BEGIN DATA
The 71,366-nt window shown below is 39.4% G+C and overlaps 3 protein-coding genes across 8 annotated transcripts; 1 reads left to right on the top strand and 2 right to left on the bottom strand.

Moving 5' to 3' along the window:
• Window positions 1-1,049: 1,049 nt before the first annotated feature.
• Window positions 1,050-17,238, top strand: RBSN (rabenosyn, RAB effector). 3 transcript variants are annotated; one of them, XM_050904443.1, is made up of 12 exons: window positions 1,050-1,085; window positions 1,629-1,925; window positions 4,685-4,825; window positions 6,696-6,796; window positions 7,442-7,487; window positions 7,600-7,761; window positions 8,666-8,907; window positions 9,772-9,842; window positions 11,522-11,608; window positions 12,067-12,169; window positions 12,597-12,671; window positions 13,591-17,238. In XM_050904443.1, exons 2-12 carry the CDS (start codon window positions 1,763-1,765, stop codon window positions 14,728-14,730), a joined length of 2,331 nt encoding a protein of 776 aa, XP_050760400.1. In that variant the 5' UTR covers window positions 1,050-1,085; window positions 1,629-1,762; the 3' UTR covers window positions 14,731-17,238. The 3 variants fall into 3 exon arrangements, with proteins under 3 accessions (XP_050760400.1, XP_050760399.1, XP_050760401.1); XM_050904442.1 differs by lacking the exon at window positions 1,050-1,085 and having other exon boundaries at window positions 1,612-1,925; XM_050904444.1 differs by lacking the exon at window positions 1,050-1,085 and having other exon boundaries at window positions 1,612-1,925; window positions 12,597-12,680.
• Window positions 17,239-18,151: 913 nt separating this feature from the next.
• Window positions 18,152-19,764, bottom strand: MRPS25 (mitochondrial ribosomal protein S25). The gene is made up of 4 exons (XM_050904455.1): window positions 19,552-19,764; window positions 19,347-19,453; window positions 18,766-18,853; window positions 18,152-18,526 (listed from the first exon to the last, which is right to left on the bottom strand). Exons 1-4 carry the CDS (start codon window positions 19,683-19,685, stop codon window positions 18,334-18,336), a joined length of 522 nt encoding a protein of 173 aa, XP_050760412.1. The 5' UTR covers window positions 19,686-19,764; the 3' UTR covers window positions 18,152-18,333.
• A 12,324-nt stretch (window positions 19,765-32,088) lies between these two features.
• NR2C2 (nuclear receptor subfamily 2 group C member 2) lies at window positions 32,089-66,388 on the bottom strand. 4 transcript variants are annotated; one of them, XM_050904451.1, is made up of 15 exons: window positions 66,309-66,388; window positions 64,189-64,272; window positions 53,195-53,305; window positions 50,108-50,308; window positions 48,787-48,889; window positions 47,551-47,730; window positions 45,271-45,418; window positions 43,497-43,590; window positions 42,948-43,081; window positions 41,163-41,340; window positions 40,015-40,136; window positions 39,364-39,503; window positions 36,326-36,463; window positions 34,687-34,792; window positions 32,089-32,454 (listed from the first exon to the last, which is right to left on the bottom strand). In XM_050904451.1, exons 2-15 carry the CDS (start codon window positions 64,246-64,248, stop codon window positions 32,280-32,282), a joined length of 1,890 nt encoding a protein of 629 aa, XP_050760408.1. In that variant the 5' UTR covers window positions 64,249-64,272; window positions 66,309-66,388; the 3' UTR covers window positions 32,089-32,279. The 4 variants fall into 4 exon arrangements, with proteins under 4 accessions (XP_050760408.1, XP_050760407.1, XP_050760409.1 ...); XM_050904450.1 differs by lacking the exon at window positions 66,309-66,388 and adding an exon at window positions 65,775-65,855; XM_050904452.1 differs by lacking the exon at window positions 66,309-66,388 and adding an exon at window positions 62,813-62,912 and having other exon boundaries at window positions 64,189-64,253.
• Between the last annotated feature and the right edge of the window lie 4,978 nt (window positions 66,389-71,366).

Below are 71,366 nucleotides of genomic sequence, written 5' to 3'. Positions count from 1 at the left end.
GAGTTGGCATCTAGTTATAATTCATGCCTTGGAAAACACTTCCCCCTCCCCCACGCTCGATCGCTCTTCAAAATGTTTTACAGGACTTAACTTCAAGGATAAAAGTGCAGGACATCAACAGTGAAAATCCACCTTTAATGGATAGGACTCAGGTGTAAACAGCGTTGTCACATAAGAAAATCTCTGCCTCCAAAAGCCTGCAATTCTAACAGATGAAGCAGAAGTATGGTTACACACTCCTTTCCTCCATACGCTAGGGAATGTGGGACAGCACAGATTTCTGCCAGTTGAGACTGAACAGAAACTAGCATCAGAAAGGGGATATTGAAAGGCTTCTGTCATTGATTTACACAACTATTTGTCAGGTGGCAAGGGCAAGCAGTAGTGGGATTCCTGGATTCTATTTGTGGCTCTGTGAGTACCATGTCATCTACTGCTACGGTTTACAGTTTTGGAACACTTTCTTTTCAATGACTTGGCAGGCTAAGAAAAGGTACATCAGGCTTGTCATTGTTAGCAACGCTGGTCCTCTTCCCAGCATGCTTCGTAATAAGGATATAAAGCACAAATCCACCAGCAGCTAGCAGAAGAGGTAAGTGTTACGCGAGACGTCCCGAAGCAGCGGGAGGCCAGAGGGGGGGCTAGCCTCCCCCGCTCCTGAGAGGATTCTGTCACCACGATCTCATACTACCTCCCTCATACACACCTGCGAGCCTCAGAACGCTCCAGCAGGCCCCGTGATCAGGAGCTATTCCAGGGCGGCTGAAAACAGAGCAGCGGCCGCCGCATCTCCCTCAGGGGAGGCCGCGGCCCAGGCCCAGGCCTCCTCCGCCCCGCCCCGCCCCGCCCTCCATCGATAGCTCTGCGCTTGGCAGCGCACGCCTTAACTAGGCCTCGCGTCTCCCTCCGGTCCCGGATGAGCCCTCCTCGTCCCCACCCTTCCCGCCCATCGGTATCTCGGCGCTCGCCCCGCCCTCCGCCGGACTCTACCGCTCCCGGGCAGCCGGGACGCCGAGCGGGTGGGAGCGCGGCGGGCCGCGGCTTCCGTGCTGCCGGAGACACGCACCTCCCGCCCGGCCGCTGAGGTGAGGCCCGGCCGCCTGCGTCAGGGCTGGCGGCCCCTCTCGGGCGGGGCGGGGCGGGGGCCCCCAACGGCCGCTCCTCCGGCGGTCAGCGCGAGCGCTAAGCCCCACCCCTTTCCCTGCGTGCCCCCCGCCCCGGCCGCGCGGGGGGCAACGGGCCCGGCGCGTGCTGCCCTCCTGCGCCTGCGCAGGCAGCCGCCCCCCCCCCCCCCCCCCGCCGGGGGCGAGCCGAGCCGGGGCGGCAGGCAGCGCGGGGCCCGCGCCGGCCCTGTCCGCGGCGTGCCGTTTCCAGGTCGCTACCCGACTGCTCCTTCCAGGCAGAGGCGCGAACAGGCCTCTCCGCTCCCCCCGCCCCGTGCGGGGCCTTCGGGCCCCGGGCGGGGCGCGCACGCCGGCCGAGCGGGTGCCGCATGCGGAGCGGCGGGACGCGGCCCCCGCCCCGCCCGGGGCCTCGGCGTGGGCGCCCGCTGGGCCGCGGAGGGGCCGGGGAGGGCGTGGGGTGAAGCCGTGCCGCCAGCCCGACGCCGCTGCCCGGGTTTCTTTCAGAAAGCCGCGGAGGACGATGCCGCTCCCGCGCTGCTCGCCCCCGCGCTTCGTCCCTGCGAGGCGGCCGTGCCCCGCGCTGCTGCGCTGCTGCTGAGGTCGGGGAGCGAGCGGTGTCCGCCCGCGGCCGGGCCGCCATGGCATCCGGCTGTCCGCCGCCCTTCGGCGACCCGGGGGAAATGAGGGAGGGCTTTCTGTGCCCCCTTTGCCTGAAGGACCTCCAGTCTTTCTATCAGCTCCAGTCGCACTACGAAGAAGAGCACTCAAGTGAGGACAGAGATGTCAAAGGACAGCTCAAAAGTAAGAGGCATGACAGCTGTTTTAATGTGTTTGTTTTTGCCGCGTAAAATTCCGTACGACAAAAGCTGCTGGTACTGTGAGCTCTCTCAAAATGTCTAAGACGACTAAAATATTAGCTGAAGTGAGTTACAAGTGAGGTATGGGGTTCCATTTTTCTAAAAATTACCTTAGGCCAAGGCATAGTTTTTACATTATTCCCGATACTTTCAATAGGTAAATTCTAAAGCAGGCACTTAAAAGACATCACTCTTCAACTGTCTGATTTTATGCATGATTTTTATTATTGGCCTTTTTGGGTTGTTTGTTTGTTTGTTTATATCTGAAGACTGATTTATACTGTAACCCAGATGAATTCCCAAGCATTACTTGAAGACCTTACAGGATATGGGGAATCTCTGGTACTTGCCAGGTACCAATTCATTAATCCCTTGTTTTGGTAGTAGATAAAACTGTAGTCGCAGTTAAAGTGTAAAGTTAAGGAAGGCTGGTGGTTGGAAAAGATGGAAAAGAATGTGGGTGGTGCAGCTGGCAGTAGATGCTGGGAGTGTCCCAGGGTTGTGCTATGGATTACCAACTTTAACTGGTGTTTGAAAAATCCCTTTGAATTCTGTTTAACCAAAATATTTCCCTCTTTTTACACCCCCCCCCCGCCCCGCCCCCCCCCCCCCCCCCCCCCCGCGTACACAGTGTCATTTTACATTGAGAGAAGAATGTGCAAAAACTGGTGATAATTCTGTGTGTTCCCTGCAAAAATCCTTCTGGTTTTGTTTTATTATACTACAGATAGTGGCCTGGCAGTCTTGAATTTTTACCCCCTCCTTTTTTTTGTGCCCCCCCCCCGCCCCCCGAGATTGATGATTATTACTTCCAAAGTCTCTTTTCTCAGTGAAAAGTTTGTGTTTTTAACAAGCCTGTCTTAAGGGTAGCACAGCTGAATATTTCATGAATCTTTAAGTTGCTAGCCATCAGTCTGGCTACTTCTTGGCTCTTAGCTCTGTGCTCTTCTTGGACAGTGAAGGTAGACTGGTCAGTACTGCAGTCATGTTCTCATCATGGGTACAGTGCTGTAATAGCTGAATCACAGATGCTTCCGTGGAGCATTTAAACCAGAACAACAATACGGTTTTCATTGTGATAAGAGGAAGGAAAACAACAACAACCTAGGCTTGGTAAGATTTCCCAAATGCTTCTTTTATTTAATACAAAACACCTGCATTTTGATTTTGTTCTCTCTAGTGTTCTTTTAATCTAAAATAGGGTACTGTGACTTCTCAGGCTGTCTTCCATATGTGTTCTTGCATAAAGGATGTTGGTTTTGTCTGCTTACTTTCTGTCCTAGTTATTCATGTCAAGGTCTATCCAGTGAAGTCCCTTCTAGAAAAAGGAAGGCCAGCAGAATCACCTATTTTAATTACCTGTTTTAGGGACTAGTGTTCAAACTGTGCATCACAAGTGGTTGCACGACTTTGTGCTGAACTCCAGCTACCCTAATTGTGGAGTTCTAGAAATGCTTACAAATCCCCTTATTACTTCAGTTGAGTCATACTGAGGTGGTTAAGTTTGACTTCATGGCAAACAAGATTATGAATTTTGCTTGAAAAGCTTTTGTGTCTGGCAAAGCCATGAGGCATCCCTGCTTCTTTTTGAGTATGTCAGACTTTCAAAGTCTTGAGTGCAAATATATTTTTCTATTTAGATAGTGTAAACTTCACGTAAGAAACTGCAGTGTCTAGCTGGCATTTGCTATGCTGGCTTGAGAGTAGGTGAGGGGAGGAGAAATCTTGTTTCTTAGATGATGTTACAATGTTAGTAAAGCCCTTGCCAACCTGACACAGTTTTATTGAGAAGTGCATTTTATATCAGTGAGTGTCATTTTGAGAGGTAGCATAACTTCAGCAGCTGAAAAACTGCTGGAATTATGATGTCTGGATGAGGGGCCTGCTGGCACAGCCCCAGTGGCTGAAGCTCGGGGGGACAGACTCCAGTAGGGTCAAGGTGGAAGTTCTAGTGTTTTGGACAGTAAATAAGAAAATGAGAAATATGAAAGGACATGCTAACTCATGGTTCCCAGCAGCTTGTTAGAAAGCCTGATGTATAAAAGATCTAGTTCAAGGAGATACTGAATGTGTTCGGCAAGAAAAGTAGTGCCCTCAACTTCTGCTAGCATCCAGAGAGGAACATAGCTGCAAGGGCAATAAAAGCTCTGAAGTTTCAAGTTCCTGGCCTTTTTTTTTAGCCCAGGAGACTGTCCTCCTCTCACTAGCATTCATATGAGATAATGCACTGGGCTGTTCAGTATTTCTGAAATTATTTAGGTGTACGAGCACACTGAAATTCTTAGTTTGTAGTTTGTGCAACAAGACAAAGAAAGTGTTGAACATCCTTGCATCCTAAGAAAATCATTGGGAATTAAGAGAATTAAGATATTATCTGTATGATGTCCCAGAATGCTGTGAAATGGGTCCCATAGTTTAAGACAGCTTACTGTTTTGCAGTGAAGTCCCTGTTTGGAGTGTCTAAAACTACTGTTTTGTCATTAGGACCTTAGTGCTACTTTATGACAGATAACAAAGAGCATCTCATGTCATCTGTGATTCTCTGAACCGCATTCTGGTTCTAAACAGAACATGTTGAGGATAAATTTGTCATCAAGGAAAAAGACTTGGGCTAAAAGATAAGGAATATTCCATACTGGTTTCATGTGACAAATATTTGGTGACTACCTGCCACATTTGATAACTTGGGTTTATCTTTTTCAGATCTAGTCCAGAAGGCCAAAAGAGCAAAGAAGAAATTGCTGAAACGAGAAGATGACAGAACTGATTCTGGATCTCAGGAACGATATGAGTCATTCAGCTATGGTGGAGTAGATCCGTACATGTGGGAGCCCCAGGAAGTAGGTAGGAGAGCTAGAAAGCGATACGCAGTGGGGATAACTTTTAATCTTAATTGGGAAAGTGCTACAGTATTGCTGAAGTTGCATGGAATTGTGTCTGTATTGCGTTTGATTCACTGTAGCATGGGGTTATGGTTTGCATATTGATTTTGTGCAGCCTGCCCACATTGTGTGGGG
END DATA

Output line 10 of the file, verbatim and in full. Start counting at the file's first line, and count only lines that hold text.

Below are 71,366 nucleotides of genomic sequence, written 5' to 3'. Positions count from 1 at the left end.